How To Maintain Your Google Adsense Account

Google AdSense is one of the best ways to earn passive income online from your website. This tutorial will illustrate the details of taking care your AdSense account. Once you are earning substantial income from it, your next important step is to protect it. In most cases, failure to take care of your account can result in your account being banned. Once your account is banned, it’s very hard to reinstate it.

Start Protecting Your Account

The following are the numerous issues you will be dealing with, which will covered throughout this tutorial.

  1. Invalid clicks and impressions.

  2. Your AdSense code being used by third parties without your permission, then exploited maliciously. A good example of this is if someone pastes your Google AdSense code into a porn or gambling site.

  3. Appearance of highly unrelated ads on your website. 

  4. Your AdSense code on content that infringes copyright.

  5. Having competing third-party ads on your site that are formatted the same as Google AdSense.

  6. Encouraging clicks on your site.

  7. Implementing Google AdSense on adult, violent and racially discriminating content.

  8. Your Google AdSense code on a “hacked” site. This violates Google Webmaster quality guidelines.

  9. Altering Google AdSense Code.

  10. Placing Google AdSense in unauthorized places (inside the software, for example).

Source: https://www.google.com/adsense/support/bin/answer.py?hl=en&answer=48182  

Tip#1: Enable the “Allowed Sites” feature in your account 

Allowed sites makes it possible for Google to track the impressions and clicks from your own websites only, or only those sites to which you have given some authorization. Suppose you have three websites, example1.com, example2.com, and example3.com. These three websites that you own use only one Google AdSense account (your account). Adding these three sites to your “Allowed sites” lets Google AdSense monitor the impressions and clicks to only those sites.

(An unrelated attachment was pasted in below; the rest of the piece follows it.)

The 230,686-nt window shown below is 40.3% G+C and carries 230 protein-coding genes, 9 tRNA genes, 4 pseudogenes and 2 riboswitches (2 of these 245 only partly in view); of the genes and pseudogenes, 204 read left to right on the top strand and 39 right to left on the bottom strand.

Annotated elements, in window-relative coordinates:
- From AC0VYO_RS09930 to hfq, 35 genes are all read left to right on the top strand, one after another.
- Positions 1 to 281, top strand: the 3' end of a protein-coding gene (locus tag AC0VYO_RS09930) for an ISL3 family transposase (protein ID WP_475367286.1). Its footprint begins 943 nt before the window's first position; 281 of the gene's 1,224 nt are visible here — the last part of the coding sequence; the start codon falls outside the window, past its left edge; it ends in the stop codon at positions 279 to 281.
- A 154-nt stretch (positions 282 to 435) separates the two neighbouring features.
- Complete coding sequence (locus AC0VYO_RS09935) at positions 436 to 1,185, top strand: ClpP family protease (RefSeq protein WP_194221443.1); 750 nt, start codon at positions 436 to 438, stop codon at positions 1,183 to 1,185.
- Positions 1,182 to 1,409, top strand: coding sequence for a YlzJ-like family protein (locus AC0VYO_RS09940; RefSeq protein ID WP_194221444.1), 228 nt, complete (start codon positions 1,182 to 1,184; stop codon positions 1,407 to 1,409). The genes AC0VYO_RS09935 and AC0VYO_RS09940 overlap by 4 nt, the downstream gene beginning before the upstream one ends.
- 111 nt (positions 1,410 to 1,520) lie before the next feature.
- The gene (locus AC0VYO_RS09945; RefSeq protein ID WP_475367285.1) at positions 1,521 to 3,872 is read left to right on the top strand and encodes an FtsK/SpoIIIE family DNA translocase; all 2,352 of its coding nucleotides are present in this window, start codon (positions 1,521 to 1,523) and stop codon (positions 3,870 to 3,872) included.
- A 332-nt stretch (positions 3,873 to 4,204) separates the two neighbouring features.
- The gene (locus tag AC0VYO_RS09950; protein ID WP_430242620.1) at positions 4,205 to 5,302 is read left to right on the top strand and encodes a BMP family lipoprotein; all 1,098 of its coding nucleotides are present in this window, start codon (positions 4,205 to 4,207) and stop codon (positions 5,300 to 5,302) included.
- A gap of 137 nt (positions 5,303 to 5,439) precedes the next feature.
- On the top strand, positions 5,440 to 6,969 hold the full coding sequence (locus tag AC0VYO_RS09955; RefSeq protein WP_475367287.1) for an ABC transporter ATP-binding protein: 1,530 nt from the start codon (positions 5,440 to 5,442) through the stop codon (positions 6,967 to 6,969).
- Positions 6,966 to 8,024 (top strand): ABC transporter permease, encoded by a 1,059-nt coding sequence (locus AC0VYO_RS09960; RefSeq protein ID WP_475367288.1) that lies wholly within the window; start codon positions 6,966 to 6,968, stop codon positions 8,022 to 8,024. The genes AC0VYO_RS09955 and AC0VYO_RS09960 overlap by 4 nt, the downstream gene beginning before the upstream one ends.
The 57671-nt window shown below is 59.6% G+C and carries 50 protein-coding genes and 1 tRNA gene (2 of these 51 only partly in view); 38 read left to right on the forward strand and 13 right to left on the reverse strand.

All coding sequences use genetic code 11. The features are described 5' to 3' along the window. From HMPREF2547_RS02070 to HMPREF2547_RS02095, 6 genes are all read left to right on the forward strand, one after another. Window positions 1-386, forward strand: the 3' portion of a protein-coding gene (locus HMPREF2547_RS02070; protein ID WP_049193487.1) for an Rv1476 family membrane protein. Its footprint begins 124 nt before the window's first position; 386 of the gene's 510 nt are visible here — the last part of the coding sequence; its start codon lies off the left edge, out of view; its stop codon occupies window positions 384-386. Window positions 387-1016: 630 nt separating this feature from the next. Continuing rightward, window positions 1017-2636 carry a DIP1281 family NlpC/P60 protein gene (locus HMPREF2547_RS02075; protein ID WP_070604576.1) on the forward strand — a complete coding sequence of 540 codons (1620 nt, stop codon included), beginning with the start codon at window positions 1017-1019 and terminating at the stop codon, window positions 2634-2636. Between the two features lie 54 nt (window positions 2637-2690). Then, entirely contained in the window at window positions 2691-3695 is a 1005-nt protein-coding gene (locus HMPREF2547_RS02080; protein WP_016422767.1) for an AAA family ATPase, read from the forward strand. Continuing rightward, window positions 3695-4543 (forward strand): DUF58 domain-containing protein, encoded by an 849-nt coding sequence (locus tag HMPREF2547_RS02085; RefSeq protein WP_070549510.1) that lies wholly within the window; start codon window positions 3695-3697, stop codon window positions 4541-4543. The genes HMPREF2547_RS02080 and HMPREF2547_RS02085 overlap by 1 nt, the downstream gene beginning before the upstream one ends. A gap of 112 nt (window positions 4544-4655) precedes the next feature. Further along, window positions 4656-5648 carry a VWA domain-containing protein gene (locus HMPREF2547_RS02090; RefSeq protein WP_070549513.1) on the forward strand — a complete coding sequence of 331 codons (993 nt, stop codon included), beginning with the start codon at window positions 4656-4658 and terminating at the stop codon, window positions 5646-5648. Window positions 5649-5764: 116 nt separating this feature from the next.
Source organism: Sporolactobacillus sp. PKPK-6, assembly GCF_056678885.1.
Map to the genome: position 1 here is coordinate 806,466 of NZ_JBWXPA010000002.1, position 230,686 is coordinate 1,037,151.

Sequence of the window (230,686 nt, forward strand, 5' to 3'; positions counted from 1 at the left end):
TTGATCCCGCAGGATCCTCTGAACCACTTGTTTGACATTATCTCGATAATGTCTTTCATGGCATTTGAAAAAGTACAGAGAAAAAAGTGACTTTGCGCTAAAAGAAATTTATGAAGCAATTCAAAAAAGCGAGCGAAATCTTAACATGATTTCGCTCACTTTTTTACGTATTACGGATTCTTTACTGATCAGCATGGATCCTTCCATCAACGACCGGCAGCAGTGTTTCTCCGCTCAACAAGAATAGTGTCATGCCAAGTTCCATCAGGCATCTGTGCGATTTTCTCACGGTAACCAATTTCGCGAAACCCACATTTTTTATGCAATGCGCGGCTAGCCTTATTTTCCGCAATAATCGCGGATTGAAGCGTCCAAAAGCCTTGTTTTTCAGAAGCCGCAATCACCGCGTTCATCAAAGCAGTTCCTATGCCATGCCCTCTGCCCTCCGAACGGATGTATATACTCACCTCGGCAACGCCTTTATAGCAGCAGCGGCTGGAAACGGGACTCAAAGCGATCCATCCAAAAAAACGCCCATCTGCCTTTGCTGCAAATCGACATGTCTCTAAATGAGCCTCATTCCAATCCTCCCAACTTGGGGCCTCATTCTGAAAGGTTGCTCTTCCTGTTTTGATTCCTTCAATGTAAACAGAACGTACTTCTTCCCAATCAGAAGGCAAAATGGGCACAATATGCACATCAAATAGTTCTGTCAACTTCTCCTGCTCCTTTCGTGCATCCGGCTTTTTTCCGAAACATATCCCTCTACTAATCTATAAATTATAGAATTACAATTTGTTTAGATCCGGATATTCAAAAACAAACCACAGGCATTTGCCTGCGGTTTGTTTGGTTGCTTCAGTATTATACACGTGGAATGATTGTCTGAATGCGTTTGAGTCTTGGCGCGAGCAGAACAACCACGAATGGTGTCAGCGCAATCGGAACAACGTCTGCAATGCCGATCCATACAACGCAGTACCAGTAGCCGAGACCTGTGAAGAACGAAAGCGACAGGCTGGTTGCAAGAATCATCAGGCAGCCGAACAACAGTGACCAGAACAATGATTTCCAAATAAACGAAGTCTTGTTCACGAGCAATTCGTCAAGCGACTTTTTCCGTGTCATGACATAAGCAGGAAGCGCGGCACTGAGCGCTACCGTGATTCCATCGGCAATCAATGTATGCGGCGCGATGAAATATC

This solves three issues:

1. Having your AdSense code used in malicious websites. Note that, since Google AdSense code is JavaScript, and it can be seen in the browser source code, anyone can copy and paste your code into malicious websites. If you have listed some allowed websites, then Google will simply ignore the impressions and clicks coming from the wrong sites.

2. If someone copies and pastes your Google AdSense code into unauthorized websites and starts click bombing your site, then you would have a serious problem. By having “allowed sites,” click bombing cannot affect your account, even though they originate from other websites. If someone click bombs on your own website, Google AdSense has an algorithm for detecting invalid impressions and clicks; so this won’t be a serious problem.

3. Prevent your AdSense code from being used in external sources, such as software.

So how do you enable the "allowed sites" feature in your AdSense account?

1. Log in to your Google AdSense account.

2. Click AdSense Setup link.

3. Click “Allowed Sites.”

4. Check the box “Only allow certain sites to show ads for my account.”

5. Enter those sites that you entirely own. Enter the root domain (without the www), e.g.

seochat.com
devshed.com
aspfree.com

6. Click “Save Changes.”

Tip#2: Dealing with “Unauthorized Sites”